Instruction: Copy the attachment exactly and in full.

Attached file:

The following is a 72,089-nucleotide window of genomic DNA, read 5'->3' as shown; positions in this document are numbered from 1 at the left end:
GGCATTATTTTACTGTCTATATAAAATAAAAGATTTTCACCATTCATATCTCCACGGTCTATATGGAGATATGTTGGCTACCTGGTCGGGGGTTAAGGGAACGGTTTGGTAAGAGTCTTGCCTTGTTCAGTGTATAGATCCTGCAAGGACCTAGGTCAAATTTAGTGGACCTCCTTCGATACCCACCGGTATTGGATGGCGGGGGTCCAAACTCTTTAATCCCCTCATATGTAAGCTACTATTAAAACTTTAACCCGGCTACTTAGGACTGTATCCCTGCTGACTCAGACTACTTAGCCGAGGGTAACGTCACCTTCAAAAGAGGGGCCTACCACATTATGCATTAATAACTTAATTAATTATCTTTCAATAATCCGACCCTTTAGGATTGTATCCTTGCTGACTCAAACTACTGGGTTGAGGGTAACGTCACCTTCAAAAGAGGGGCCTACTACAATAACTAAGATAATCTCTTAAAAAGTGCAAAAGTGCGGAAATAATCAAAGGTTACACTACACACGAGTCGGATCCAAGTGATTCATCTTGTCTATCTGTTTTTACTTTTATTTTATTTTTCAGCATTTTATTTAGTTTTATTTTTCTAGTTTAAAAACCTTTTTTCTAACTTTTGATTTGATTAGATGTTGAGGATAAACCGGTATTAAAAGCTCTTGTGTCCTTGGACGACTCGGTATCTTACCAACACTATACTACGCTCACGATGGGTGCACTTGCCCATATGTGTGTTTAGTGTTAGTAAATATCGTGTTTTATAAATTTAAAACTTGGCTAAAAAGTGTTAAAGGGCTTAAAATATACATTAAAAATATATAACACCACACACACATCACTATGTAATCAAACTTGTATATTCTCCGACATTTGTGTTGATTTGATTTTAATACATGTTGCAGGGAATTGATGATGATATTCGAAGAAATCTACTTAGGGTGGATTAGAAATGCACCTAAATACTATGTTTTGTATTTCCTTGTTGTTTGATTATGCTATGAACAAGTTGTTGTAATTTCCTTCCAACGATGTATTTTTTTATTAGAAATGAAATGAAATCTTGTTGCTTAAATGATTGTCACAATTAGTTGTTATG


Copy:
The following is a 72,089-nucleotide window of genomic DNA, read 5'->3' as shown; positions in this document are numbered from 1 at the left end:
GGCATTATTTTACTGTCTATATAAAATAAAAGATTTTCACCATTCATATCTCCACGGTCTATATGGAGATATGTTGGCTACCTGGTCGGGGGTTAAGGGAACGGTTTGGTAAGAGTCTTGCCTTGTTCAGTGTATAGATCCTGCAAGGACCTAGGTCAAATTTAGTGGACCTCCTTCGATACCCACCGGTATTGGATGGCGGGGGTCCAAACTCTTTAATCCCCTCATATGTAAGCTACTATTAAAACTTTAACCCGGCTACTTAGGACTGTATCCCTGCTGACTCAGACTACTTAGCCGAGGGTAACGTCACCTTCAAAAGAGGGGCCTACCACATTATGCATTAATAACTTAATTAATTATCTTTCAATAATCCGACCCTTTAGGATTGTATCCTTGCTGACTCAAACTACTGGGTTGAGGGTAACGTCACCTTCAAAAGAGGGGCCTACTACAATAACTAAGATAATCTCTTAAAAAGTGCAAAAGTGCGGAAATAATCAAAGGTTACACTACACACGAGTCGGATCCAAGTGATTCATCTTGTCTATCTGTTTTTACTTTTATTTTATTTTTCAGCATTTTATTTAGTTTTATTTTTCTAGTTTAAAAACCTTTTTTCTAACTTTTGATTTGATTAGATGTTGAGGATAAACCGGTATTAAAAGCTCTTGTGTCCTTGGACGACTCGGTATCTTACCAACACTATACTACGCTCACGATGGGTGCACTTGCCCATATGTGTGTTTAGTGTTAGTAAATATCGTGTTTTATAAATTTAAAACTTGGCTAAAAAGTGTTAAAGGGCTTAAAATATACATTAAAAATATATAACACCACACACACATCACTATGTAATCAAACTTGTATATTCTCCGACATTTGTGTTGATTTGATTTTAATACATGTTGCAGGGAATTGATGATGATATTCGAAGAAATCTACTTAGGGTGGATTAGAAATGCACCTAAATACTATGTTTTGTATTTCCTTGTTGTTTGATTATGCTATGAACAAGTTGTTGTAATTTCCTTCCAACGATGTATTTTTTTATTAGAAATGAAATGAAATCTTGTTGCTTAAATGATTGTCACAATTAGTTGTTATG